Caboolture Physical Therapy Centre – serving people in need from the following areas: Caboolture, Morayfield, Elimbah, Wamuran, Beerburrum, Beerwah, Glasshouse Mountains, Toorbul, Donnybrook, Ningi, Woodford, Kilcoy, Bribie Island, Goodwin Beach, Sandstone Point, Banksia Beach, Bongaree, Bellar, Woorim, Burpengary & Beachmere.
Caboolture Physio_Hip injuries_Femoroacetabular Impingement

Femoroacetabular Impingement (FAI)

What is it?

When the two surfaces of the hip joint move over each other, they usually move freely without any friction. If there is an alteration to either the socket part of the joint (the acetabulum) or the ball (the head of the femur), irritation may occur as the two surfaces move over each other. This is known as Femoroacetabular impingement, a common disorder of the hip, characterized by pain and stiffness.

Femoroacetabular impingement can be classified as cam, pincer or mixed. A cam FAI occurs when the femoral head junction is flattened or a small bump is present. Pincer type of impingement occurs when the acetabular rim extends slightly, causing the femur to be impacted. Cam impingement is more common in men while pincer impingement is more common in women. However, most cases of FAI (about 85%) are mixed, meaning they both have cam and pincer types of impingement.

What are the symptoms of FAI?

The most common symptom of FAI is pain located in the hip or groin when resting in certain positions of with specific movements. Some patients also report pain in the back, buttock or thigh. Other symptoms include stiffness, loss of movement range (particularly of the hip), locking, clicking or a feeling that the hip is about to give way.

Activities that cause the incongruous surfaces to move over each other repeatedly are naturally the main culprits for causing symptoms. These can include prolonged sitting, twisting, sitting with crossed legs, squatting and climbing stairs can all aggravate the pain caused by femoroacetabular impingement.

What are the causes?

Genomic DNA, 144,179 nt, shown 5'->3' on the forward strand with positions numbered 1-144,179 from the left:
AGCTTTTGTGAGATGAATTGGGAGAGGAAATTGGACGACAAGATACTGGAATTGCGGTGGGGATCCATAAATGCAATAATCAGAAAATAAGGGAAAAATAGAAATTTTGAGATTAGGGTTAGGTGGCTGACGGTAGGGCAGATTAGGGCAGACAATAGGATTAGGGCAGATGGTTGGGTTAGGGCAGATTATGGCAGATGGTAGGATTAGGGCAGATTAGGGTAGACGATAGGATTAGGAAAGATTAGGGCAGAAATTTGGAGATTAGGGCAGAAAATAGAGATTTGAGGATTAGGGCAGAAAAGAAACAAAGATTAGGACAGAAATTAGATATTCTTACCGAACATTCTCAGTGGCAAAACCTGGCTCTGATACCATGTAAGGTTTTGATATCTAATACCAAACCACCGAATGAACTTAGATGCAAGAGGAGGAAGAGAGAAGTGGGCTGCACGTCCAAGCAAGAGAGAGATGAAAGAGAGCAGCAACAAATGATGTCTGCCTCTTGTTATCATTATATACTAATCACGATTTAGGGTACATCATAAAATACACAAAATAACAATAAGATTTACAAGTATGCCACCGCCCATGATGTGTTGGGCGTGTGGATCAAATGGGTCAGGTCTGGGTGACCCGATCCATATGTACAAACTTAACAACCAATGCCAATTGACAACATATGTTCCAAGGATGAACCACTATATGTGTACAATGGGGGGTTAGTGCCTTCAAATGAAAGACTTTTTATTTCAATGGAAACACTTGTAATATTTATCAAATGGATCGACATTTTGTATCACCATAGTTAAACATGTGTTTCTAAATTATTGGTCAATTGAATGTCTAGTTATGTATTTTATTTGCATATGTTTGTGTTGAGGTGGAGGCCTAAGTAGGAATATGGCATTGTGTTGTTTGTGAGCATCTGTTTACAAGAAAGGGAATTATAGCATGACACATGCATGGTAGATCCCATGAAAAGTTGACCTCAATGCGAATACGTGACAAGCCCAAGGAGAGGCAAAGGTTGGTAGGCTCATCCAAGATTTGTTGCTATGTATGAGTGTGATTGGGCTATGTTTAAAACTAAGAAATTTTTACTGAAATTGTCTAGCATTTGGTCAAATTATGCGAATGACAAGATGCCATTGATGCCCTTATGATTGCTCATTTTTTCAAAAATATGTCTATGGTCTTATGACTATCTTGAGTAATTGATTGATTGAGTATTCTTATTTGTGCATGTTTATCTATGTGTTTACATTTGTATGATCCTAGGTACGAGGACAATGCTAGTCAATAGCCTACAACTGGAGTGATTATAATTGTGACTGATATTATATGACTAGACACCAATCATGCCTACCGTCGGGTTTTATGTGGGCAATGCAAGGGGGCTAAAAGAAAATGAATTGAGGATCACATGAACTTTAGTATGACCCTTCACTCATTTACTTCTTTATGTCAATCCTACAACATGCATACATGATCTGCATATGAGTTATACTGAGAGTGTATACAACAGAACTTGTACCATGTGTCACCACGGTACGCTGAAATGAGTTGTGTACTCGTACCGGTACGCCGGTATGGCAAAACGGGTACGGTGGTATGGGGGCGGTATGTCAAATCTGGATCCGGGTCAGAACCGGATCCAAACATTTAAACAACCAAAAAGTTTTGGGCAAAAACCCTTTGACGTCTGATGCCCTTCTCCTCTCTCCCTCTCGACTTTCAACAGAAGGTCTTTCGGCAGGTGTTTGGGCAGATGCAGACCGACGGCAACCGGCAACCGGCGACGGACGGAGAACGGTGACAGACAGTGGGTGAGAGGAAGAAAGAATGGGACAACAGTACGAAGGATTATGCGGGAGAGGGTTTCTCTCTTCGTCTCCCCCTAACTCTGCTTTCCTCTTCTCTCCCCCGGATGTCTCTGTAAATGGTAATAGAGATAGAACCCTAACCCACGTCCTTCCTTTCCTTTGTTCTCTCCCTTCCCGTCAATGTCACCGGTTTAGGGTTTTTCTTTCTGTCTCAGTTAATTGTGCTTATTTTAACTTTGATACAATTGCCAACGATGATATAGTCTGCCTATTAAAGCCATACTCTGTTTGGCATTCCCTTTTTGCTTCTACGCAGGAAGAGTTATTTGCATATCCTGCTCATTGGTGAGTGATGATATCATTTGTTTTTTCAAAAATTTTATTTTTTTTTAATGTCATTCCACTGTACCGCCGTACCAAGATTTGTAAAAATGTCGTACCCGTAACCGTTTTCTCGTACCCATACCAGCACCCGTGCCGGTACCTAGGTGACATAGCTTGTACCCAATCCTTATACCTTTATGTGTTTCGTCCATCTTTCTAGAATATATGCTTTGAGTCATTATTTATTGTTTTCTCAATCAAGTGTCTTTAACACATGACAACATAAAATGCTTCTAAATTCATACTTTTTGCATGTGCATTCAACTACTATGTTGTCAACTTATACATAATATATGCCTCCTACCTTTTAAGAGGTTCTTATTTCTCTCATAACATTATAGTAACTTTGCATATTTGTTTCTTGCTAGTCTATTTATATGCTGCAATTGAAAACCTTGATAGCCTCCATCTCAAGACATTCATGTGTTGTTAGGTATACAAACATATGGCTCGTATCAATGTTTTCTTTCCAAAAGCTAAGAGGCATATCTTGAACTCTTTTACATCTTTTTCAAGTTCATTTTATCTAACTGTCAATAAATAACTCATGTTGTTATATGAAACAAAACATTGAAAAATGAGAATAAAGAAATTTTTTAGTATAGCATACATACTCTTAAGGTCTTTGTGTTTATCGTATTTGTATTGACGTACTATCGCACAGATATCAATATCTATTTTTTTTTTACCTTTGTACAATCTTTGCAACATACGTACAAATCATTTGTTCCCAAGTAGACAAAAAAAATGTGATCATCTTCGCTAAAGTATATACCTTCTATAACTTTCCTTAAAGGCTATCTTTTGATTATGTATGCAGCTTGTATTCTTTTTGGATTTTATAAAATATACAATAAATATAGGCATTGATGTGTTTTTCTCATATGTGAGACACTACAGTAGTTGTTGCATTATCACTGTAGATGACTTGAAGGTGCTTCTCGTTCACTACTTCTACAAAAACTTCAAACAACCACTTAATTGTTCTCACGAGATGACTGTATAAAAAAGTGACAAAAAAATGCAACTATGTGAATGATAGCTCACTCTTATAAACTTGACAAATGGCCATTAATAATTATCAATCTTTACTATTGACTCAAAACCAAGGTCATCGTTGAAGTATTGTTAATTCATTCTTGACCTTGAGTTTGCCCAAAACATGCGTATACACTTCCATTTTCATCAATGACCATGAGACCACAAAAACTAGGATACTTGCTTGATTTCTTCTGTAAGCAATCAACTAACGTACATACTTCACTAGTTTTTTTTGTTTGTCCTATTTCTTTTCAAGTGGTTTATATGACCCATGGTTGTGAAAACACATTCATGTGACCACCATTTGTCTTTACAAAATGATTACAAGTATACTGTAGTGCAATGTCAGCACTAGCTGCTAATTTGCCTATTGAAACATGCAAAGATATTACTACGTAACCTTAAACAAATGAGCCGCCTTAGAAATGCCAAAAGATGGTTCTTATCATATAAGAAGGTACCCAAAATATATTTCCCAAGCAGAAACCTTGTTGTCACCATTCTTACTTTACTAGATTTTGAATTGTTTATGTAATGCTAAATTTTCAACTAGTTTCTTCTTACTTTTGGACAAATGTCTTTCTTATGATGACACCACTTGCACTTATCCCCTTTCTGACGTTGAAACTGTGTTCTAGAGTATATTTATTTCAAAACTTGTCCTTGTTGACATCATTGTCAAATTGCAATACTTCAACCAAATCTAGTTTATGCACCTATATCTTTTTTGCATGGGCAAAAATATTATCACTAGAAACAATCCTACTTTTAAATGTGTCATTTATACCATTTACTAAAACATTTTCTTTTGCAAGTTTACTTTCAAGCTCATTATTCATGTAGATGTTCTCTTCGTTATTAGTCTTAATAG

There are many factors that may cause an individual to develop femoroacetabular impingement including;

  • Hip dysplasia or malformation during infancy/childhood
  • Repetitive stress on the hip
  • A femoral neck fracture that did not heal properly (malunion)
  • Small bony growths around the joint called osteophytes
  • Normal anatomical variation

How can physiotherapy help?

Femoroacetabular impingement is a complex condition and researchers are still determining the best possible treatment. It is thought that untreated FAI can lead to osteoarthritis of the hip down the track and there are both surgical and non-surgical options for treatment. Conservative (non-surgical) management for FAI involves core stability training, strengthening exercises for the lower limb specifically the hip and postural balance exercises. This program aims to improve the hip’s neuromuscular function.

A hydrotherapy program can also help as it reduces weight through the joint, making movements more comfortable. Lastly, a home exercise program is made for patients, so they can continue treatment at home. For many people, physiotherapy is enough to resolve their symptoms and prevent future problems, however, others may require surgery.

With surgery, hip arthroscopy is the most common procedure for this disorder and is used to change the shape of the joint slightly so that there are no points of irritation with movement. After surgery, patients are usually referred to physiotherapy for rehabilitation.

The information in this newsletter is not a replacement for proper medical advice. Please contact our reception for advice on your individual condition.

Caboolture Physical Therapy Centre – serving people in need from the following areas: Caboolture, Morayfield, Elimbah, Wamuran, Beerburrum, Beerwah, Glasshouse Mountains, Toorbul, Donnybrook, Ningi, Woodford, Kilcoy, Bribie Island, Goodwin Beach, Sandstone Point, Banksia Beach, Bongaree, Bellar, Woorim, Burpengary & Beachmere.